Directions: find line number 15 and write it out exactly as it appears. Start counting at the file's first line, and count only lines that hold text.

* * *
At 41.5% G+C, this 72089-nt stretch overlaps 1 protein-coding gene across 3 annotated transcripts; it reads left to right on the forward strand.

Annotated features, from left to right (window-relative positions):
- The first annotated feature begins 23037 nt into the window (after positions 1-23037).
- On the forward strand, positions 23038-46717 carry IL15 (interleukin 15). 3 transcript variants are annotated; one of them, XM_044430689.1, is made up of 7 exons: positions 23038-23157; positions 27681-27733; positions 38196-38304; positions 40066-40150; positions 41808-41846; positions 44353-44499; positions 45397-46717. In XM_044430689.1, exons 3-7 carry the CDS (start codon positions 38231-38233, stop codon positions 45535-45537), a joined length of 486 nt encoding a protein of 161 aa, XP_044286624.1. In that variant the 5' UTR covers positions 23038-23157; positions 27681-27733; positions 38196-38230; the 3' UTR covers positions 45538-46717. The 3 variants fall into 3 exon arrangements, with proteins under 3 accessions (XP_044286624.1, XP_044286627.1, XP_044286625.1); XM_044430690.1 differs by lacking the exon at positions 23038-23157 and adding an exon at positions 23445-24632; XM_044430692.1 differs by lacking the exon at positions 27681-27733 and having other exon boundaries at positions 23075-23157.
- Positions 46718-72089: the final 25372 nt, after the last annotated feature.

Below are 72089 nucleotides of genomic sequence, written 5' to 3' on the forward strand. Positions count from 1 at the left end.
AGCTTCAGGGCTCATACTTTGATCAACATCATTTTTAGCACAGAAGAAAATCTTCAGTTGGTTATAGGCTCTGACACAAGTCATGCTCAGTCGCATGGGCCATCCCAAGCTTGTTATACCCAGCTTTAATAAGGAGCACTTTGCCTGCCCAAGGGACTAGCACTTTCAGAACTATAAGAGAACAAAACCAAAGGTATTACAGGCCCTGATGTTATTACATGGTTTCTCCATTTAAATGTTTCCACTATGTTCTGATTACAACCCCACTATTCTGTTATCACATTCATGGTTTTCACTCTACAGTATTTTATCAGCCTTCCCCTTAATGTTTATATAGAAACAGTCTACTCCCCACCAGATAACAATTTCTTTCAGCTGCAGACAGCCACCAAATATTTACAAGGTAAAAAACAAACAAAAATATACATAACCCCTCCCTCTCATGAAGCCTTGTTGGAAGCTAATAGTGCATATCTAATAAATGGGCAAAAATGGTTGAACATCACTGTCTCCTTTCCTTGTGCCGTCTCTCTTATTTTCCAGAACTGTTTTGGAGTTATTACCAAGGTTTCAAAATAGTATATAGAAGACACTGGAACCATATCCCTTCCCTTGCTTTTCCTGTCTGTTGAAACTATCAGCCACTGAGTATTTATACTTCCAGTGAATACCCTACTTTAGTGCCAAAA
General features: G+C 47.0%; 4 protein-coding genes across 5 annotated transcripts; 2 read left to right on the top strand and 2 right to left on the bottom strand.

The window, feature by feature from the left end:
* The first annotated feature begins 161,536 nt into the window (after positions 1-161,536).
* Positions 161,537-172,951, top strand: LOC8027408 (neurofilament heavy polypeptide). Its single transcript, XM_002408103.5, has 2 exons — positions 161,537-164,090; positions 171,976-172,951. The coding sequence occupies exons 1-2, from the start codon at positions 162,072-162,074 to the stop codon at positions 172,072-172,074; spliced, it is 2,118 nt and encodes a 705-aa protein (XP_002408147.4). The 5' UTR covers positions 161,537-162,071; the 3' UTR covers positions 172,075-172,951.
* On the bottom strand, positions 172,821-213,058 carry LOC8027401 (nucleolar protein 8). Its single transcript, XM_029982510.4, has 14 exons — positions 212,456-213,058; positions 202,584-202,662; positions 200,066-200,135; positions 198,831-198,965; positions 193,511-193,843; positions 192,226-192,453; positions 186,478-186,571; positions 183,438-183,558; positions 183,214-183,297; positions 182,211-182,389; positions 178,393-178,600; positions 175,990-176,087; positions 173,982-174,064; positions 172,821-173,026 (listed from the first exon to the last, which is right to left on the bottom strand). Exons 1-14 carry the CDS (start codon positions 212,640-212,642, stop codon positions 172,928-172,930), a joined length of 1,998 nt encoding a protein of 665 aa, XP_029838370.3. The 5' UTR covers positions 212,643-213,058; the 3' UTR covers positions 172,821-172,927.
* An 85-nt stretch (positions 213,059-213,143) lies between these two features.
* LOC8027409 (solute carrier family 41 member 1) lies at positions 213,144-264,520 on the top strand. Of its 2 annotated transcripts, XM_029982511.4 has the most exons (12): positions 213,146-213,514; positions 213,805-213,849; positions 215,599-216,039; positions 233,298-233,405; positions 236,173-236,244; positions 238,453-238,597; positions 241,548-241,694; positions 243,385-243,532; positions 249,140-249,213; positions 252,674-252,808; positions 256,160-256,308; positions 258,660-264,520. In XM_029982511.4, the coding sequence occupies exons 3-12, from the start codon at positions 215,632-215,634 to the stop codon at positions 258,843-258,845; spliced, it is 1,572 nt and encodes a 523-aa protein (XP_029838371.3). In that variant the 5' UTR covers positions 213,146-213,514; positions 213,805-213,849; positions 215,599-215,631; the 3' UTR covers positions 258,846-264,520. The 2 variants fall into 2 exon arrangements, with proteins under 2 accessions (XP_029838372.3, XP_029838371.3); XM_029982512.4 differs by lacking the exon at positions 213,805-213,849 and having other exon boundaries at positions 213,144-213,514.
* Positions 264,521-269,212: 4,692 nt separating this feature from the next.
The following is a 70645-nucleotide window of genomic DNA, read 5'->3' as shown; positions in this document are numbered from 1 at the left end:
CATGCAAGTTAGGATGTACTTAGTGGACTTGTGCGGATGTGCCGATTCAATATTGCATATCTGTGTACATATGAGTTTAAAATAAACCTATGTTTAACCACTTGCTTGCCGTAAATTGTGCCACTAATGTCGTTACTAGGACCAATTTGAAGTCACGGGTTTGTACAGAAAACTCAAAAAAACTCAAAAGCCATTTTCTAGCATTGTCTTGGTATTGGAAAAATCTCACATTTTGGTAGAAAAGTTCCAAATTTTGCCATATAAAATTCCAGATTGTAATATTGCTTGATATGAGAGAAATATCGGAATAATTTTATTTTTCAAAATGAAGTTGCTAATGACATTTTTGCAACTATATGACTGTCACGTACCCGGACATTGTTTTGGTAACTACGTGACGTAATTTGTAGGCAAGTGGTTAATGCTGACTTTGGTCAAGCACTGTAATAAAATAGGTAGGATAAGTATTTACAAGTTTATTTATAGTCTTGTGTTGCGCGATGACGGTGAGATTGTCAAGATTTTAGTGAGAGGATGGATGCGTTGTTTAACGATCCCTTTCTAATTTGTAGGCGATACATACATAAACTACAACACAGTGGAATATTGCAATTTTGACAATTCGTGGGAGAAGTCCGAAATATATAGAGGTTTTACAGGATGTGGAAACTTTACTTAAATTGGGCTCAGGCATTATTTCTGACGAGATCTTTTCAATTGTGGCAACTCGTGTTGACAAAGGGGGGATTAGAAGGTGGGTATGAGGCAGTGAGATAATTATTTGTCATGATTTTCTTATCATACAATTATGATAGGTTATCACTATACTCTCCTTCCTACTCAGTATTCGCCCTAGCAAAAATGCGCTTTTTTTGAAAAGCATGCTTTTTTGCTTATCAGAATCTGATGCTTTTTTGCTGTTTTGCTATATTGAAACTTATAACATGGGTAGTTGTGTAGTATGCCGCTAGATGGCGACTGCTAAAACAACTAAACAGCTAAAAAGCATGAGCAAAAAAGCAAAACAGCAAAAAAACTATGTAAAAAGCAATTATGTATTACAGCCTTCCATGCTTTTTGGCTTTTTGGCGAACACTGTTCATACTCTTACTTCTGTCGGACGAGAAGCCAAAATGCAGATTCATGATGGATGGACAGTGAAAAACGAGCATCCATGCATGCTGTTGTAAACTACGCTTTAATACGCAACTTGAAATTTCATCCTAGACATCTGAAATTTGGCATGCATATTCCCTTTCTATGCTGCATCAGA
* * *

* Positions 264,521-269,212: 4,692 nt separating this feature from the next.